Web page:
What do The North Pole, Bryce Canyon, the Sagrada Família, and The Great Wall of China all have in common? Well, other than the fact that they’re probably on every wanderluster’s bucket list, they’re also 4 of the 200+ locations captured in gorgeous aerial panorama by the group of Russian photo enthusiasts that started the AirPano project.

A not-for-profit project, “focused on taking high-resolution aerial panoramic photographs” from helicopters, airplanes, hot air balloons, and multi-copter drones, AirPano claims it is:

The largest resource in the world — by geographical coverage, number of aerial photographs, and artistic and technical quality of the images — featuring 360° panoramas of the highest quality shot from a bird’s eye view.

Oh, and as of a month ago, they’re also 500px members!

They publish aerial tours of some of the most beautiful places on Earth, and recently began uploading some of their most beautiful imagery to 500px for the community to enjoy as well because, in their words, “we love 500px!”

AirPano‘s work has been published in National Geographic, GEO, Der Spiegel, Daily Mail, and many other publications on multiple occasions.

Year after year they win awards and are offered grants to continue doing the work that they do — namely, capturing spectacular aerial photographs and panoramas of places like the Drakensberg Mountain Range in South Africa:

When AirPano won the 360° category at the Panoawards in 2014, co-founder Sergey Rumyantsev gave a short interview that he was kind enough to send our way.

He offered some fascinating details about how these images come to be, what kind of planning goes into them, and the kinds of challenges they have to contend with when they’re creating photo-spheres:

Q: How are the pictures captured? How long does it take?

A: We shoot our air panoramas in a variety of ways, both with large helicopters, and a radio-controlled “flying” camera. We use typical SLR cameras (Nikon, Sony or Canon) with wide-angle lenses attached. The process is not very long, and it only takes 30 seconds to shoot 6 or 7 shots for a single sphere.

Q: Whenever it is an aerial picture, how is it the logistics? Do you hire a helicopter? How long do you have to be up there?

A: Our logistic is very simple: we arrive on-location, rent a helicopter for few hours, and then just fly and photograph. That’s how we did it in Rio de Janeiro or São Paulo. In places that demand not only a simple overview, but more detailed photographs, we use radio-controlled camera drones.

In this case we plan a few days for shooting process, because we need to photograph every object individually, choose safe take-off locations, and determine the best time. Flight of our camera takes 10 minutes.

Q: What is the most difficult thing about making aerial photos? Do you need special equipment?

A: Difficulties are like in usual shooting: to get an artistic shot everything have to work in concert with the light, the place, the weather, and your technical capabilities.

For example, you can take a beautiful shot in the fog, but your lens can get wet or you can lose control of your drone because of humidity. Of course, we use special techniques for shooting panorama, part of them are constructed specially for our tasks.

Q: Do you sell those pictures afterward?

A: We are often approached about purchasing our photos. We get these requires from travel magazines, interior designers and private persons. Although we don’t have a “sales office,” we have gained experience in distribution of our photos. (Editor’s Note: They also license their photos through 500px Prime folks!)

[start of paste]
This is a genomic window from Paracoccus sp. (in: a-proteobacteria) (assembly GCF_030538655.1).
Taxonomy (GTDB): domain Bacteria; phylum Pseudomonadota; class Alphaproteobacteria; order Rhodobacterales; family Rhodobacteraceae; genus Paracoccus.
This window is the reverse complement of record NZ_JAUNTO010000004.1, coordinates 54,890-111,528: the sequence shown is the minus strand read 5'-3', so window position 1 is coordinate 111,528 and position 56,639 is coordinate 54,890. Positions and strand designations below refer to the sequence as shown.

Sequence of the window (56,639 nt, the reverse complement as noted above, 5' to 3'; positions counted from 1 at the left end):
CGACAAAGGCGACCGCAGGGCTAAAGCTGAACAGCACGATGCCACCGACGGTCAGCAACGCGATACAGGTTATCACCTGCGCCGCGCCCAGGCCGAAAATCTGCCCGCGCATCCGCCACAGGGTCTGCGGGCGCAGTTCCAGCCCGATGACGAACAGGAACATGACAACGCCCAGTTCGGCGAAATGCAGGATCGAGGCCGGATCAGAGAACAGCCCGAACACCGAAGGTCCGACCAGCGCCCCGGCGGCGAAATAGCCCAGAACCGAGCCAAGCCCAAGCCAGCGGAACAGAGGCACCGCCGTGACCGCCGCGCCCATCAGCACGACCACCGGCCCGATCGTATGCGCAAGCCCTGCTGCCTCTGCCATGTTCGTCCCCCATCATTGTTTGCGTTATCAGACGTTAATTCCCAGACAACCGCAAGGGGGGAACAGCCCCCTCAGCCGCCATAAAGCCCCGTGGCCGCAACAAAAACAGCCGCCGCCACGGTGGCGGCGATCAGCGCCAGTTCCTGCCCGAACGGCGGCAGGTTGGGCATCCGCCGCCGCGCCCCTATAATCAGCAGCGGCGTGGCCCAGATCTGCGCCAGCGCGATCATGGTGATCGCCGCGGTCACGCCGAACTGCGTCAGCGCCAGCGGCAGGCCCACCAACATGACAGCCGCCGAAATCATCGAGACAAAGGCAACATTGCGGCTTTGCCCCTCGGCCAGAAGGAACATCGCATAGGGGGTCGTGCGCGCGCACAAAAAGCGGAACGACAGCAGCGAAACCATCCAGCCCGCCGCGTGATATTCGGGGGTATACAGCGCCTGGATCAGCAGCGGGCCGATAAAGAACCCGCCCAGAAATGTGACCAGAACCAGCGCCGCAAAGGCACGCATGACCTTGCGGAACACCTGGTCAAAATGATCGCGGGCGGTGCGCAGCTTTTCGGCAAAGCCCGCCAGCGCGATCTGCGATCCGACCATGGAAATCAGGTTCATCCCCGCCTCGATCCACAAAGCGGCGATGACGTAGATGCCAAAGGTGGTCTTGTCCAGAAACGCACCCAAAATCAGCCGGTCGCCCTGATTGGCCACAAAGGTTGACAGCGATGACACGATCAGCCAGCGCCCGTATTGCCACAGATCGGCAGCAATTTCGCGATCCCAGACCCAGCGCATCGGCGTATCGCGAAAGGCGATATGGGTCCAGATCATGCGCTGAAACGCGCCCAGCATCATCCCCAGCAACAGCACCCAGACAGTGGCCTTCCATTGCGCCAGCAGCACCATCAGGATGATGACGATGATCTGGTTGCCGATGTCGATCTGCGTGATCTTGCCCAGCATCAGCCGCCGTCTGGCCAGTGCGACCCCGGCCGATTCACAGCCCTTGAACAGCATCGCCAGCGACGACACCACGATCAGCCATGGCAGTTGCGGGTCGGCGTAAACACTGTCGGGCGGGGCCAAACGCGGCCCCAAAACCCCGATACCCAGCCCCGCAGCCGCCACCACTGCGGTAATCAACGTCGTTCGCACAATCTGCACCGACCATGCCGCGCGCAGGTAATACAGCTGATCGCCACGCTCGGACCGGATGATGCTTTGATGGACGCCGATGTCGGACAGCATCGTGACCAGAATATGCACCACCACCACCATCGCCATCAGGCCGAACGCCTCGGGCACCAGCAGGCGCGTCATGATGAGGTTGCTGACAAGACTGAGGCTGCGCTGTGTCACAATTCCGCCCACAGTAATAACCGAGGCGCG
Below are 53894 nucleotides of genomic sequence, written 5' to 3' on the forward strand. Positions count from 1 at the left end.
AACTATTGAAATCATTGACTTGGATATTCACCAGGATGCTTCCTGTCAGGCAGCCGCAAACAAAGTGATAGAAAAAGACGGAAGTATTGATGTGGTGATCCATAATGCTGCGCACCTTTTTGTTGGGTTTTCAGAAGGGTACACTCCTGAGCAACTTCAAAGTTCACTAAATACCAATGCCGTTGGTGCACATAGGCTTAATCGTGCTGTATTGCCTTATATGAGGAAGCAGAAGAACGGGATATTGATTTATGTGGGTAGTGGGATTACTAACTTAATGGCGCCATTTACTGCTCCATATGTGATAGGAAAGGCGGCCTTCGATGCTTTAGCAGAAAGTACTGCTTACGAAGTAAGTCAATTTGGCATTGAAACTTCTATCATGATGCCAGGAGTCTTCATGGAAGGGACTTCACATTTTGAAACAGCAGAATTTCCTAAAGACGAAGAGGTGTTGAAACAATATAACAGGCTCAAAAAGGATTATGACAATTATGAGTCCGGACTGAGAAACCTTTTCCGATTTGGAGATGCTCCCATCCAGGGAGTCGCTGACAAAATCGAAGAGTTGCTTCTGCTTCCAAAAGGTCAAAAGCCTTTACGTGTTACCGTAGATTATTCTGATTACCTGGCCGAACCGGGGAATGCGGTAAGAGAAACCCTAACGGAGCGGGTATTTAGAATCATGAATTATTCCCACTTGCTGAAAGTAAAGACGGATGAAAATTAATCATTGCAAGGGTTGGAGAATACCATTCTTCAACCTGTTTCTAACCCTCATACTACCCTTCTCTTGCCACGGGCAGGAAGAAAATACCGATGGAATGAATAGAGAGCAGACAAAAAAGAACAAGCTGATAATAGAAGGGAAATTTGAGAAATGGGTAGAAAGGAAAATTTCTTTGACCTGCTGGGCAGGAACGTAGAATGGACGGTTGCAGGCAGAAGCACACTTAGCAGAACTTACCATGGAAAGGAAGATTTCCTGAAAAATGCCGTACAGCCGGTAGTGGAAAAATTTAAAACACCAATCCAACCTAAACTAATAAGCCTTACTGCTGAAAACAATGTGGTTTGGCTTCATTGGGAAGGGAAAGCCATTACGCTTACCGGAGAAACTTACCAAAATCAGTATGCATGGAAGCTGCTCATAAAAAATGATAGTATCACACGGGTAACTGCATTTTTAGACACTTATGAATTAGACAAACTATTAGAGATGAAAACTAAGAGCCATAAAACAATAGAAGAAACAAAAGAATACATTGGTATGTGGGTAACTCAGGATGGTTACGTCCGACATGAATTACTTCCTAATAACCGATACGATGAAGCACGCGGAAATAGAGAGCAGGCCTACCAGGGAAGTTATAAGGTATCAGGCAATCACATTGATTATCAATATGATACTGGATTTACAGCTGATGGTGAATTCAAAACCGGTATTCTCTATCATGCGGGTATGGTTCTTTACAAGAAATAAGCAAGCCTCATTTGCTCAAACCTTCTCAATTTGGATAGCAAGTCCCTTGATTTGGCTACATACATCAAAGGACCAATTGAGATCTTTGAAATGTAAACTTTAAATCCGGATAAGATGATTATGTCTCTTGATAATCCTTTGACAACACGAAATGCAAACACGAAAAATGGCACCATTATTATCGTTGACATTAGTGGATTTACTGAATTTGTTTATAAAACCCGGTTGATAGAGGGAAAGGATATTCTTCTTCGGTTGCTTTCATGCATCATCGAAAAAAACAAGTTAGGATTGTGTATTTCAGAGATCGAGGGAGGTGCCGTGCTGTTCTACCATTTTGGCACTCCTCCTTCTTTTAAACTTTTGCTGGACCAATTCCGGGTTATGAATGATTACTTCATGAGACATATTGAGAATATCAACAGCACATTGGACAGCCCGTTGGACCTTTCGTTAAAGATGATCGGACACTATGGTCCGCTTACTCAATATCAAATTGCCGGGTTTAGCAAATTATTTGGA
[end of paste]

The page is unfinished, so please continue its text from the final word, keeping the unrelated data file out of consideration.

Q: Does anyone help you with your photos, or is it a solo process?

A: The majority of our trips are planned and realized by ourselves, but we are always glad to accept help. For example, a Greek touristic agency helped us get permissions, placement, and logistic in Greece.

Ordinary people often meet our team, help with transport and orientation in the area and help to contact with local government. That was the case in Pisa (Italy).

Q: What is your inspiration when you think about where the photo is going to be taken?

A: It is a challenge to create a beautiful panorama that nobody has captured in this way before. Usually a photo shows only one insignificant angle of view. But we have to find optimal composition for the whole space in 360 degrees.

Q: Which picture do you like the most, and why?

A: Among our photos I like photos of Barcelona, New York, Iguazu Falls, and eruption of the Plosky Tolbachik Volcano. In these photos, I was attracted by the scope of objects, created by people’s hands and the “hands” of nature.

I also like our “chamber” projects, like the Christ the Redeemer Statue in Rio de Janeiro, Nazca Lines in Peru, Santorini Island in Greece, or the Abbey Mont Saint-Michel in France. We got opportunity to create unusual camera angles and capture the true spirit and beauty of these places.

Q: What was the most difficult photo you ever took?

A: In my opinion, the most difficult was the photo of volcano in the Kamchatka. The temperature inside and outside the helicopter was -25°C. Plus, ash and stones were showering us the whole time, threatening to damage the helicopter. We were struggling to breathe because of the gases when we were photographing over the effluent lava.

We want to take a second to thank AirPano for sharing these awesome answers with us, and for using 500px and 500px Prime. The community has fallen in love with their epic aerial imagery, as have we at 500px HQ.

To see more, be sure to follow them on 500px, visit the AirPano website, give them a follow on Twitter and Facebook, or license their images on 500px Prime.